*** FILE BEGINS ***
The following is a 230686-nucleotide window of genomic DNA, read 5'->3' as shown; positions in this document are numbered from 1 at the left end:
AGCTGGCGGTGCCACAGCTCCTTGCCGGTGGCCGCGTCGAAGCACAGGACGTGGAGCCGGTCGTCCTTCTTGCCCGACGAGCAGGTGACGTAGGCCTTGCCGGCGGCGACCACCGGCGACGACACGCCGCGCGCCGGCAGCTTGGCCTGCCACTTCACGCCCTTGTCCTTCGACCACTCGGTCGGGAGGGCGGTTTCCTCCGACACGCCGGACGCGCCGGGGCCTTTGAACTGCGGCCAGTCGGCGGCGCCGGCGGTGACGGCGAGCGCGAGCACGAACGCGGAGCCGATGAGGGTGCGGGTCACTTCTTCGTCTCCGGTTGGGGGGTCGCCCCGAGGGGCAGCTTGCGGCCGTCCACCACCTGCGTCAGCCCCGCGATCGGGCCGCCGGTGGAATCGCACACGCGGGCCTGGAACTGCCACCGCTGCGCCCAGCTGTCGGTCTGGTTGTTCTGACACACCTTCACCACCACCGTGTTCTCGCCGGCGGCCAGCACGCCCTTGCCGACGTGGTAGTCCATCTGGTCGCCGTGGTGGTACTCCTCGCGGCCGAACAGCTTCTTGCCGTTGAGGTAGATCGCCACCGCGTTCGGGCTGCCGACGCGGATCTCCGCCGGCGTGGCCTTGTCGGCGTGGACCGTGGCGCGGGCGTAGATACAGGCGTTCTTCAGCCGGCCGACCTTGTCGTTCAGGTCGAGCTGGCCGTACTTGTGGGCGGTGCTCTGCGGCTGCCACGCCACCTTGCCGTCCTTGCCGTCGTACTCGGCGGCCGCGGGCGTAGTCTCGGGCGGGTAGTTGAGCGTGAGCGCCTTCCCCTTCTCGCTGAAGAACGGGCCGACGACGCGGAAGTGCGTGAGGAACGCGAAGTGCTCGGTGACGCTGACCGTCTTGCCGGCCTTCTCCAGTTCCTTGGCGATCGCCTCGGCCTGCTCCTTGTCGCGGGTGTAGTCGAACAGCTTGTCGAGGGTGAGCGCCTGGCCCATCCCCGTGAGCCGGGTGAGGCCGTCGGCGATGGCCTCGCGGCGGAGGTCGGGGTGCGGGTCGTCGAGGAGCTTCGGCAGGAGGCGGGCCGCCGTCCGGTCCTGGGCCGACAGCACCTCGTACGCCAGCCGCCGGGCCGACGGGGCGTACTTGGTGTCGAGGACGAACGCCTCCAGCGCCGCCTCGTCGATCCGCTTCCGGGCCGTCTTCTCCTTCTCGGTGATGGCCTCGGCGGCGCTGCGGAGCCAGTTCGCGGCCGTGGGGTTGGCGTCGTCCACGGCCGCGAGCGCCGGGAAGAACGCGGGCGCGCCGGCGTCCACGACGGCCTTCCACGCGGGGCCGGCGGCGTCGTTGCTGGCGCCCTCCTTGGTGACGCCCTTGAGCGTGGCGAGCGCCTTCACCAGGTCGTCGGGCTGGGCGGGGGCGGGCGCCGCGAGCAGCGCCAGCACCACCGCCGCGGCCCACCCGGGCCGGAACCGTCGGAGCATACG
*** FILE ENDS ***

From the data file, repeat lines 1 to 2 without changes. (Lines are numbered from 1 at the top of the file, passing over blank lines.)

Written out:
The following is a 230686-nucleotide window of genomic DNA, read 5'->3' as shown; positions in this document are numbered from 1 at the left end:
AGCTGGCGGTGCCACAGCTCCTTGCCGGTGGCCGCGTCGAAGCACAGGACGTGGAGCCGGTCGTCCTTCTTGCCCGACGAGCAGGTGACGTAGGCCTTGCCGGCGGCGACCACCGGCGACGACACGCCGCGCGCCGGCAGCTTGGCCTGCCACTTCACGCCCTTGTCCTTCGACCACTCGGTCGGGAGGGCGGTTTCCTCCGACACGCCGGACGCGCCGGGGCCTTTGAACTGCGGCCAGTCGGCGGCGCCGGCGGTGACGGCGAGCGCGAGCACGAACGCGGAGCCGATGAGGGTGCGGGTCACTTCTTCGTCTCCGGTTGGGGGGTCGCCCCGAGGGGCAGCTTGCGGCCGTCCACCACCTGCGTCAGCCCCGCGATCGGGCCGCCGGTGGAATCGCACACGCGGGCCTGGAACTGCCACCGCTGCGCCCAGCTGTCGGTCTGGTTGTTCTGACACACCTTCACCACCACCGTGTTCTCGCCGGCGGCCAGCACGCCCTTGCCGACGTGGTAGTCCATCTGGTCGCCGTGGTGGTACTCCTCGCGGCCGAACAGCTTCTTGCCGTTGAGGTAGATCGCCACCGCGTTCGGGCTGCCGACGCGGATCTCCGCCGGCGTGGCCTTGTCGGCGTGGACCGTGGCGCGGGCGTAGATACAGGCGTTCTTCAGCCGGCCGACCTTGTCGTTCAGGTCGAGCTGGCCGTACTTGTGGGCGGTGCTCTGCGGCTGCCACGCCACCTTGCCGTCCTTGCCGTCGTACTCGGCGGCCGCGGGCGTAGTCTCGGGCGGGTAGTTGAGCGTGAGCGCCTTCCCCTTCTCGCTGAAGAACGGGCCGACGACGCGGAAGTGCGTGAGGAACGCGAAGTGCTCGGTGACGCTGACCGTCTTGCCGGCCTTCTCCAGTTCCTTGGCGATCGCCTCGGCCTGCTCCTTGTCGCGGGTGTAGTCGAACAGCTTGTCGAGGGTGAGCGCCTGGCCCATCCCCGTGAGCCGGGTGAGGCCGTCGGCGATGGCCTCGCGGCGGAGGTCGGGGTGCGGGTCGTCGAGGAGCTTCGGCAGGAGGCGGGCCGCCGTCCGGTCCTGGGCCGACAGCACCTCGTACGCCAGCCGCCGGGCCGACGGGGCGTACTTGGTGTCGAGGACGAACGCCTCCAGCGCCGCCTCGTCGATCCGCTTCCGGGCCGTCTTCTCCTTCTCGGTGATGGCCTCGGCGGCGCTGCGGAGCCAGTTCGCGGCCGTGGGGTTGGCGTCGTCCACGGCCGCGAGCGCCGGGAAGAACGCGGGCGCGCCGGCGTCCACGACGGCCTTCCACGCGGGGCCGGCGGCGTCGTTGCTGGCGCCCTCCTTGGTGACGCCCTTGAGCGTGGCGAGCGCCTTCACCAGGTCGTCGGGCTGGGCGGGGGCGGGCGCCGCGAGCAGCGCCAGCACCACCGCCGCGGCCCACCCGGGCCGGAACCGTCGGAGCATACG